If somehow it's discovered that a particular author earned a high pagerank, what exactly would prevent linkfarms from tagging that author on every one of their pages?

Re:Looks abusable to me (1)

xveg (183289) | more than 3 years ago | (#36386504)

Google is not that dumb, the article is just wrong.

From google [google.com]

This tells search engines: "The linked person is an author of this linking page." The rel="author" link must point to an author page on the same site as the content page. For example, the page http://example.com/content/webmaster_tips could have a link to the author page at http://example.com/authors/mattcutts. Google uses a variety of algorithms to determine whether two URLs are part of the same site. For example, http://example.com/content, http://www.example.com/content, and http://news.example.com can all be considered as part of the same site, even though the hostnames are not identical.

Hello webmaster (0)

formation (2241238) | more than 3 years ago | (#36386402)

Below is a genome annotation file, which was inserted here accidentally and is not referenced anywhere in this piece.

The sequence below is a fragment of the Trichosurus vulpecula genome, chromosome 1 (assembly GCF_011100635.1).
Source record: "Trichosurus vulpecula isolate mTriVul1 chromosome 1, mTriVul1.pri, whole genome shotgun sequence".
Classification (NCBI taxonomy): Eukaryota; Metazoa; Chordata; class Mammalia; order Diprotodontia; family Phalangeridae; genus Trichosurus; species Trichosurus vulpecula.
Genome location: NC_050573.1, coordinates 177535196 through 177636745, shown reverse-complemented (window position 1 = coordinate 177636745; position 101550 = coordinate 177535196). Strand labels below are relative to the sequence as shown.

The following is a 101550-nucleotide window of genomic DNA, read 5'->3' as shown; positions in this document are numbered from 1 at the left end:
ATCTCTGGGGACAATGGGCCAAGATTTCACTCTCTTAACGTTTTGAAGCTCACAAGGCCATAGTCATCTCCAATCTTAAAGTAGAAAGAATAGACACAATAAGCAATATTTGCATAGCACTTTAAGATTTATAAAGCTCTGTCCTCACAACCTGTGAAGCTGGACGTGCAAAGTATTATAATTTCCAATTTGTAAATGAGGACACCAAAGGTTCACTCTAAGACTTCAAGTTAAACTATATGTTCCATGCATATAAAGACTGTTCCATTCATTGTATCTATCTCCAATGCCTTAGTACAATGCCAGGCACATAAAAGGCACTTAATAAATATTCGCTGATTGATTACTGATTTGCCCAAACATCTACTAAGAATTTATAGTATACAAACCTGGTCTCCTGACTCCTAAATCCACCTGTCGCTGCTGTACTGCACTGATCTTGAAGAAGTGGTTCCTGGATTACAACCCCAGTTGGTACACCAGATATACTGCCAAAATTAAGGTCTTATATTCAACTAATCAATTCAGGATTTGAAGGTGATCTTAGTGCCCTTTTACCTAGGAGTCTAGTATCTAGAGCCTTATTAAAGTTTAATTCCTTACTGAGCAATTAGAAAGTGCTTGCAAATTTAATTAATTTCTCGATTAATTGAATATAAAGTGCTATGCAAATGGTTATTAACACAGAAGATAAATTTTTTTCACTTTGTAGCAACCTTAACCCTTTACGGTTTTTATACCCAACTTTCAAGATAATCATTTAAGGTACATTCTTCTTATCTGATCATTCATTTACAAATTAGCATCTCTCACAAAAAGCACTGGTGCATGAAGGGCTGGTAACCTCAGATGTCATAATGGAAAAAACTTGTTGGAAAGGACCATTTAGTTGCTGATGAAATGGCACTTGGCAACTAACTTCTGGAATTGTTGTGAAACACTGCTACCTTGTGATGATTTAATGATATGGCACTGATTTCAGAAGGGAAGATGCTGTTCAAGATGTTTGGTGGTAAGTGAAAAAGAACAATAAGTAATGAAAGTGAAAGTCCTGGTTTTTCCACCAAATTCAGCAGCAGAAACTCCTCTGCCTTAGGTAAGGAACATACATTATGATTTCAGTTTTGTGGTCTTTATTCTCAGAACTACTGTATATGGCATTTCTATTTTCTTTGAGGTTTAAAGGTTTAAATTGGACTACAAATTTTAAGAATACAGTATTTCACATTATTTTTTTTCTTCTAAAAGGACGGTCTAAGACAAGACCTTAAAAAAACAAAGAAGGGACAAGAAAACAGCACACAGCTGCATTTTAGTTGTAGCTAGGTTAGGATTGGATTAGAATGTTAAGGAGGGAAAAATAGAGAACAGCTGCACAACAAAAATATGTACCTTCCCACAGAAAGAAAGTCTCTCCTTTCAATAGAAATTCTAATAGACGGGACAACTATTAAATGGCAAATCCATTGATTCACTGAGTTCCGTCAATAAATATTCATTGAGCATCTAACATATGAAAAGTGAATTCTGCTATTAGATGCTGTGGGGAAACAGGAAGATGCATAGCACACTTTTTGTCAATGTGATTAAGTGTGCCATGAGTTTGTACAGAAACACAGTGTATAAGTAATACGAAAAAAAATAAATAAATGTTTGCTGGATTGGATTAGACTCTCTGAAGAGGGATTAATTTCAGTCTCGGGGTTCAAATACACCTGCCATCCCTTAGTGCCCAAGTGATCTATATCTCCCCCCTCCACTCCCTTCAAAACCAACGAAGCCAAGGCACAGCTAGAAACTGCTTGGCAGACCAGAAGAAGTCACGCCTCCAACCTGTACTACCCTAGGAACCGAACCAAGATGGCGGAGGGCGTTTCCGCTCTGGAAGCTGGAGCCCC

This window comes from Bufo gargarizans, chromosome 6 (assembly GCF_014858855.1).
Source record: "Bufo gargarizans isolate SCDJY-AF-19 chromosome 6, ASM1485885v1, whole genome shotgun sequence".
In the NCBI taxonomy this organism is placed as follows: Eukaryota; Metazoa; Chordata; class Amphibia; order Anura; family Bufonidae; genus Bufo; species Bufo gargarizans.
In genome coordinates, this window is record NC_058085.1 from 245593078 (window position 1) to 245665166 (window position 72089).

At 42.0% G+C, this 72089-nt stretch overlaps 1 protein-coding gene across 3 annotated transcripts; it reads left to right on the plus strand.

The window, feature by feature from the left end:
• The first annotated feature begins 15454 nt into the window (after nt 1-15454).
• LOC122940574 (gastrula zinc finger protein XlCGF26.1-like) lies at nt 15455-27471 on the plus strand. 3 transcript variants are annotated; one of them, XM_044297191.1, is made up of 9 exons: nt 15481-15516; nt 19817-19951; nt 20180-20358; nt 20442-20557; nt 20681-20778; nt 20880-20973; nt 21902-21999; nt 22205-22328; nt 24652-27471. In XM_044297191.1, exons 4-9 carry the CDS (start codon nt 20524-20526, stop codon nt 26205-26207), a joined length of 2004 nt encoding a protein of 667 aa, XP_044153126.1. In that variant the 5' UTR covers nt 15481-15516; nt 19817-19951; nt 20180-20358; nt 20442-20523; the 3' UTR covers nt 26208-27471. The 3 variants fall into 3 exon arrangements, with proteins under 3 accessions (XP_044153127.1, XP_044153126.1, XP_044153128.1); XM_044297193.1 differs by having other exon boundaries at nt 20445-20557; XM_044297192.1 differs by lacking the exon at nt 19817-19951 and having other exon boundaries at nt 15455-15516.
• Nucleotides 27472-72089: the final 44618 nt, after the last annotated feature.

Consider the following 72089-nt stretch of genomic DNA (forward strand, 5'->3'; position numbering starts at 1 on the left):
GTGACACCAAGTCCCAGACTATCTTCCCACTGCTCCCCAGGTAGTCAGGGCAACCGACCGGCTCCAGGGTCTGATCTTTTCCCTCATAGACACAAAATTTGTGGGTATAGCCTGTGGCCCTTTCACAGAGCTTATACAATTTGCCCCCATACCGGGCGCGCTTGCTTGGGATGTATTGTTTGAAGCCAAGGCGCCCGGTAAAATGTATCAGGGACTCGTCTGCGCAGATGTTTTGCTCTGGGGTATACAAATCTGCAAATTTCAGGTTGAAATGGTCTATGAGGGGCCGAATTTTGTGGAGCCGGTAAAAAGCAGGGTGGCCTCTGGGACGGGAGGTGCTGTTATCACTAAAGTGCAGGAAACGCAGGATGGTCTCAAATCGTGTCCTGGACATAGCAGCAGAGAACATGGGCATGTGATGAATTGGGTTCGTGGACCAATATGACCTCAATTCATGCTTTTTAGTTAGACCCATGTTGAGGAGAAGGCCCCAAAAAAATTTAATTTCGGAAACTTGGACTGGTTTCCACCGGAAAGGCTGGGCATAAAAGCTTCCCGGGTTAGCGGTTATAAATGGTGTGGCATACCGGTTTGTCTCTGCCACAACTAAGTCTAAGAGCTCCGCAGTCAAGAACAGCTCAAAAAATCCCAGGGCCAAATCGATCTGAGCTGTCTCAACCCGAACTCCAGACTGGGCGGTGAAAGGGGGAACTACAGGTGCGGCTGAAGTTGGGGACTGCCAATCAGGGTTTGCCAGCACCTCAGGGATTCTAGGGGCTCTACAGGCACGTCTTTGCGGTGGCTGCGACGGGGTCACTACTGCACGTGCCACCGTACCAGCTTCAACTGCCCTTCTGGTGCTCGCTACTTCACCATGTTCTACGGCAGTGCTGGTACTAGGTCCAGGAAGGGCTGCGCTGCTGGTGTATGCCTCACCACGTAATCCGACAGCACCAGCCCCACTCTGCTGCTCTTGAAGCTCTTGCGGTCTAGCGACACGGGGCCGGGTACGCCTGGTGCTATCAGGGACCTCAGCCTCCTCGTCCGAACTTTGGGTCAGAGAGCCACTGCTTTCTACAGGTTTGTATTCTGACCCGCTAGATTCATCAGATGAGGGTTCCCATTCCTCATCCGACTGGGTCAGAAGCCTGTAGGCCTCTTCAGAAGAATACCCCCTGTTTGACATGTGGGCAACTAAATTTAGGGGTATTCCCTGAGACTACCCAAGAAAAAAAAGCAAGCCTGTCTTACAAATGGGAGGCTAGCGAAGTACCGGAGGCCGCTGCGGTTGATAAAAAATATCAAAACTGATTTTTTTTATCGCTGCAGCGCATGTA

Check to see if your Company name is available http://bit.ly/m2IHF4 [bit.ly]

publisher or re-publisher? (1)

sgt scrub (869860) | more than 3 years ago | (#36386424)

Most people add their HTML to a server in one way or another. Isn't that publishing? It isn't like there are private web sites with articles that where written by an author then transferred to HTML to be posted to the web. Oh wait. No. AOL isn't that way any longer.

John Smith (1)

r00t (33219) | more than 3 years ago | (#36386492)

Lots of people have common names. You could be a Michael or a Mary or a Mohammed or a Jennifer or a William.

Re:John Smith (0)

Anonymous Coward | more than 3 years ago | (#36386802)

That's why we have these magical things called "last names."

Re:John Smith (1)

JosJuice (1990520) | more than 3 years ago | (#36386962)

The same problem exists when you put a generic copyright notice on anything. First name+last name is usually as far as you'll get, both when using old methods and this new method.

Links to URL, not name (1)

Mathinker (909784) | more than 3 years ago | (#36387228)

See details here [google.com] , where it is explained that all works authored by someone in a domain should be linked to a unique author page at that domain, and that authors can associate/link their author pages between various domains using reciprocal linking.